Recent studies show that even months after overcoming COVID-19, many patients still have memory loss, difficulty concentrating, and other symptoms of “brain fog.
” Seven months after a COVID diagnosis, the symptoms remained common, according to the study’s findings, in both severely ill patients who were hospitalized and in healthy people who had treated a small illness at home.
Patients Who Have Recovered From Covid Are Often Left With Persistent
According to Jacqueline Becker, a neuropsychologist at the Icahn School of Medicine at Mount Sinai in New York City, another interesting component of the study is that many of the patients were young and healthy despite the brain fog.
Most of them were free of chronic conditions, including diabetes and high blood pressure, with an average age of 49.
For the last several years, scientists have been working to figure out what causes “long COVID,” a smorgasbord of persistent symptoms that plagues patients even after the virus has been treated.
The most puzzling element of this is that protracted COVID is evident in those who had just been somewhat ill. Using data from the Mount Sinai registry, Becker and her colleagues looked at 740 people with a history of COVID-19. They’d been out of the country, on average, for almost seven months after becoming infected with COVID.
Even when the condition improved, many patients continued to have cognitive symptoms such as difficulties paying attention or remembering things. Admitted hospital patients had worse consequences: For example, on various memory tests, over a third of individuals showed memory impairment, and over a quarter showed difficulty with executive functioning mental skills such as planning and organization, which people often use in their daily lives.
Researchers found that between 12 and 16 percent of those who had kept their COVID infection under control at home also exhibited memory or executive functioning difficulties. According to Becker, for example, issues concentrating or mistakes made at work might be signs of these impairments.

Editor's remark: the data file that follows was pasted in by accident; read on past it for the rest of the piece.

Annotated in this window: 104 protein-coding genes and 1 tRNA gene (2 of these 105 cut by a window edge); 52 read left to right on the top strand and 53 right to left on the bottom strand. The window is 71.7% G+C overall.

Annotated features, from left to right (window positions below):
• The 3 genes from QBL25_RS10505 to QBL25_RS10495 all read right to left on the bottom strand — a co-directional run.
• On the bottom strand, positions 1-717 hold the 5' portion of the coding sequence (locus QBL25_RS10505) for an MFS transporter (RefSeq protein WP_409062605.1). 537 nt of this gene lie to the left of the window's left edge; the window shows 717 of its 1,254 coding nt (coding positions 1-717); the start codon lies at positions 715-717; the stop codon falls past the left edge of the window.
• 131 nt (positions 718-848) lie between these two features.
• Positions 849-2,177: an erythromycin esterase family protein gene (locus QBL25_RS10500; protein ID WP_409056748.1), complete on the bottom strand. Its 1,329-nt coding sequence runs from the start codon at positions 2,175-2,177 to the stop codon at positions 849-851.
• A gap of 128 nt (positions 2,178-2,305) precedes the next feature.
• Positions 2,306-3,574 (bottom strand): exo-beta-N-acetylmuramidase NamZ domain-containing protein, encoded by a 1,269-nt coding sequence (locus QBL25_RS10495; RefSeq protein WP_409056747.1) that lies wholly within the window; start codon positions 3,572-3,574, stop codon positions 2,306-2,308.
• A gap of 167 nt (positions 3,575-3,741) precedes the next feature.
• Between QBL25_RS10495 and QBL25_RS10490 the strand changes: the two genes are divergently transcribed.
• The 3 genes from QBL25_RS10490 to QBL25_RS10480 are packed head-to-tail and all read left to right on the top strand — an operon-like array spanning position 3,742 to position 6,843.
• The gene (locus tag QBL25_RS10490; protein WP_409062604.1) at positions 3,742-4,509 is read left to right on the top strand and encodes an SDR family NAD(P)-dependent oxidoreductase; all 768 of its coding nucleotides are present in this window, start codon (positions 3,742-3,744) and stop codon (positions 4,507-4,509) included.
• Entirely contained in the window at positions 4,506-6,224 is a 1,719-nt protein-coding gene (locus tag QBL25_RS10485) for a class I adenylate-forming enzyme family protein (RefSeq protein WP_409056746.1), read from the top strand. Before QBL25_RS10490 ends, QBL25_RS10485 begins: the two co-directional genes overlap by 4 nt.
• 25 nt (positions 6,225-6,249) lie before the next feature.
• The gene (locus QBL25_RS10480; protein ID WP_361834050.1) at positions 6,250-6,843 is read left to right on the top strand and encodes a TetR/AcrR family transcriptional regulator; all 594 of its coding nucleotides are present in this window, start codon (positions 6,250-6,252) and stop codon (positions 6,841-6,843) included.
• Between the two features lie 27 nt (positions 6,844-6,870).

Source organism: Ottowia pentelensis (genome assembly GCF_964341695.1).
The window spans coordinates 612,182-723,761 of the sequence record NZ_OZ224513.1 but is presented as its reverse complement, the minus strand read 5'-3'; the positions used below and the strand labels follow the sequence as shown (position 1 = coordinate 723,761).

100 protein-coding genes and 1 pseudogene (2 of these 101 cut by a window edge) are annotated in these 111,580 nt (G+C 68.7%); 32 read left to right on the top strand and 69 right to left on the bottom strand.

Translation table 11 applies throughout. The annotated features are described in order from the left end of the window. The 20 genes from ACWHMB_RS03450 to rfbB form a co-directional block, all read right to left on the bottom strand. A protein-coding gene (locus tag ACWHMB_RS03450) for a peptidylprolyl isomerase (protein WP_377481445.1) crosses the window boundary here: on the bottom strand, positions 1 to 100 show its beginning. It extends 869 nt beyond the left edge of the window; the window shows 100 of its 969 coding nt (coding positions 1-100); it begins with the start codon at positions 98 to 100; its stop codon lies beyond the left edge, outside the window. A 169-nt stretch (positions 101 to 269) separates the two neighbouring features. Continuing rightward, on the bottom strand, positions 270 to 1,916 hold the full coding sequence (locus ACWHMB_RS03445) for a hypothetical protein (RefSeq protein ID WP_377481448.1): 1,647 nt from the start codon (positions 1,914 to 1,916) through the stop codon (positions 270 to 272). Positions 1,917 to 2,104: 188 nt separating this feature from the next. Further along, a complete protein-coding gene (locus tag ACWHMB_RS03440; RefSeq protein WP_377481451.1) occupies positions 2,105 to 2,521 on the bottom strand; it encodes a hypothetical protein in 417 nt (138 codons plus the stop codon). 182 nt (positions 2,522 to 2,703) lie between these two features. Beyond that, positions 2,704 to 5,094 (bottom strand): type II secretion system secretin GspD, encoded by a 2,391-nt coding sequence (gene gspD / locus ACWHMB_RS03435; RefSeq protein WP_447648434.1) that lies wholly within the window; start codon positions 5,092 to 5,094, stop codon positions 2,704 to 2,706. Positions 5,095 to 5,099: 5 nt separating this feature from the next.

He explained that long-term consequences from COVID are to be anticipated in specific individuals. Doctors are aware that severely ill hospital patients may develop “post-ICU syndrome,” a collection of symptoms ranging from physical weakness and exhaustion to cognitive issues and post-traumatic stress disorder (PTSD). Furthermore, since SARS-CoV-2 is a respiratory virus, long-term respiratory problems should be expected.
According to Purpura, one of the most surprising discoveries is the prevalence of prolonged COVID among those who had just been somewhat sick with the condition. Individuals with mild to moderate cases of COVID are almost as likely as those with severe cases to report at least one neurological long-term COVID symptom, according to the findings of his and his colleagues’ research. Long-term COVID may induce a wide variety of symptoms, including fatigue, headaches, joint soreness, palpitations, and gastrointestinal issues, in addition to the cognitive fog mentioned above.
How long does it take to recover from a case of brain fog? Becker said it would take time for experts to figure out how frequently people recover on their own or how to deal with the “new normal” that has emerged. According to her, additional studies will provide more specific strategies for aiding inpatient recovery. As Becker recognized, it’s possible that the immune system is overreacting, leading to widespread inflammation throughout the body.
Helen Christiane is an American investigative journalist who is currently the editor-in-chief of the media group. According to a PR firm, she was one of the journalists who is most followed by world leaders on Twitter. She also received the Walter Cronkite Award for Excellence in Journalism in 2011. Her effortless delivery of news with a cheerful and friendly disposition has made her a national favorite and as such, has won several awards. She has previously worked as a reporter for USA Today and The New York Times.